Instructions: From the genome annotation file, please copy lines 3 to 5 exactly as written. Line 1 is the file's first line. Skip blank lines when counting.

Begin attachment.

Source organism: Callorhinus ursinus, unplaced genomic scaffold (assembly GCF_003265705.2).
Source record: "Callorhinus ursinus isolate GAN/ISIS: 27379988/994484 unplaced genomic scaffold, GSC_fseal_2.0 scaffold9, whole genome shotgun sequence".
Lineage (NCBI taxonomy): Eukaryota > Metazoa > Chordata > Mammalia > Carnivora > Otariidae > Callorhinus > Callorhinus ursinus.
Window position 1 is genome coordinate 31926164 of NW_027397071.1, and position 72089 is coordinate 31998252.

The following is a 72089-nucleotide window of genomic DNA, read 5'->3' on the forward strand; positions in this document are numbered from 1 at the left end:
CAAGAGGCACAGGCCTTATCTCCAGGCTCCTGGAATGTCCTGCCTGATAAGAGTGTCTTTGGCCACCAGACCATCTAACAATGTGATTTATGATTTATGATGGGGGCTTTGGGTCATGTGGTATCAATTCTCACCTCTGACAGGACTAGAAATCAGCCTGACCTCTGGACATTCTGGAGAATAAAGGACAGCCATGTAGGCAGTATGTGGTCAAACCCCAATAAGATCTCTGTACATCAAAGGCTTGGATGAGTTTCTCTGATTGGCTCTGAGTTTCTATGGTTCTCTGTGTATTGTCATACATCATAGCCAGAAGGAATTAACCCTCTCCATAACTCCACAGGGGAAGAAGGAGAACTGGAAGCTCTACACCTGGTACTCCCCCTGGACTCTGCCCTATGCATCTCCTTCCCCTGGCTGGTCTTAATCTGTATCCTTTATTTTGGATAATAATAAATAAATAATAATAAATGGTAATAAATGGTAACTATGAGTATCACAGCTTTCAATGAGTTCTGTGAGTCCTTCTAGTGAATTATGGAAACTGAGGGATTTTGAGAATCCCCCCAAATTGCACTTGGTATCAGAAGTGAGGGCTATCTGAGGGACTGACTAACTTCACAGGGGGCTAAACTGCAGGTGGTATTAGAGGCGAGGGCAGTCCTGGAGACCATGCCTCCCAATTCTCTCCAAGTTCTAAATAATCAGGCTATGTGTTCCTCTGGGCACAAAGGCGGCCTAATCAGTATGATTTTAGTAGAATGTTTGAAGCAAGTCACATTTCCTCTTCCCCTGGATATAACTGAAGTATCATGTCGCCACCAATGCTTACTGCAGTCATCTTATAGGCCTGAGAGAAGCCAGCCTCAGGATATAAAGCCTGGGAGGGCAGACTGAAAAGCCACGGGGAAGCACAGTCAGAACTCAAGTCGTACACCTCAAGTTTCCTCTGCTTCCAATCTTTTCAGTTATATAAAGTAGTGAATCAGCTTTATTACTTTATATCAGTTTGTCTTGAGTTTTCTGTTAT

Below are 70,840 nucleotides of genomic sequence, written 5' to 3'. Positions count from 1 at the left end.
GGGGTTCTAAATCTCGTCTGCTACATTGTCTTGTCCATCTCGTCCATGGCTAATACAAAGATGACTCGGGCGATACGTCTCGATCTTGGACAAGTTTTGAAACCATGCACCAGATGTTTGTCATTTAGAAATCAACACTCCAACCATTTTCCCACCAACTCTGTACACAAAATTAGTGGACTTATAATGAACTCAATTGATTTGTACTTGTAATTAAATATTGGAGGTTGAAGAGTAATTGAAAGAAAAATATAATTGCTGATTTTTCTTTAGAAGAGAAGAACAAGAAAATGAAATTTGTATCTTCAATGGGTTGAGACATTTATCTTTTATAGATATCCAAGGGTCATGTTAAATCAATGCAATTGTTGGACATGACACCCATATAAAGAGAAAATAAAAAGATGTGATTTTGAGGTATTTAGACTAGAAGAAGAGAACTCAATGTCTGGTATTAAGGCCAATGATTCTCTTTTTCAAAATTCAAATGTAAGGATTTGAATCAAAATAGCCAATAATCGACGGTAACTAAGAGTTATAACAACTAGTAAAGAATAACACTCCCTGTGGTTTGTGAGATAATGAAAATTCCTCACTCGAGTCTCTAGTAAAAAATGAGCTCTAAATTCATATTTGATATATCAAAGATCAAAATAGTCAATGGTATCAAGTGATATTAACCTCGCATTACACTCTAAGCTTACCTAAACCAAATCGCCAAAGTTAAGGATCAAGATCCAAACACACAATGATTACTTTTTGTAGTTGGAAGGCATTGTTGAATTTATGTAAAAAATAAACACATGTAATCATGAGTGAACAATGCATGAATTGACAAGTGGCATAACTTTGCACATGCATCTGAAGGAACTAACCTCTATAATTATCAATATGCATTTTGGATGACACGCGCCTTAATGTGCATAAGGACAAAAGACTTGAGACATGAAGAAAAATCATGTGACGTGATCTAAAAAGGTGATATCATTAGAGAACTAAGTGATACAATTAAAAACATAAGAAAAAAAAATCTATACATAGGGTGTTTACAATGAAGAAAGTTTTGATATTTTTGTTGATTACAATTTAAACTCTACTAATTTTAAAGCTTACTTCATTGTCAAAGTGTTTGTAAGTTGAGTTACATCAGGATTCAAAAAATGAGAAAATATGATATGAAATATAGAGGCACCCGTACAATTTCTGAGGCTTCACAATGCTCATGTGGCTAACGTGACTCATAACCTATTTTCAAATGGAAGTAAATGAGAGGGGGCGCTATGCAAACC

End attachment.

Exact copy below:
Lineage (NCBI taxonomy): Eukaryota > Metazoa > Chordata > Mammalia > Carnivora > Otariidae > Callorhinus > Callorhinus ursinus.
Window position 1 is genome coordinate 31926164 of NW_027397071.1, and position 72089 is coordinate 31998252.

The following is a 72089-nucleotide window of genomic DNA, read 5'->3' on the forward strand; positions in this document are numbered from 1 at the left end: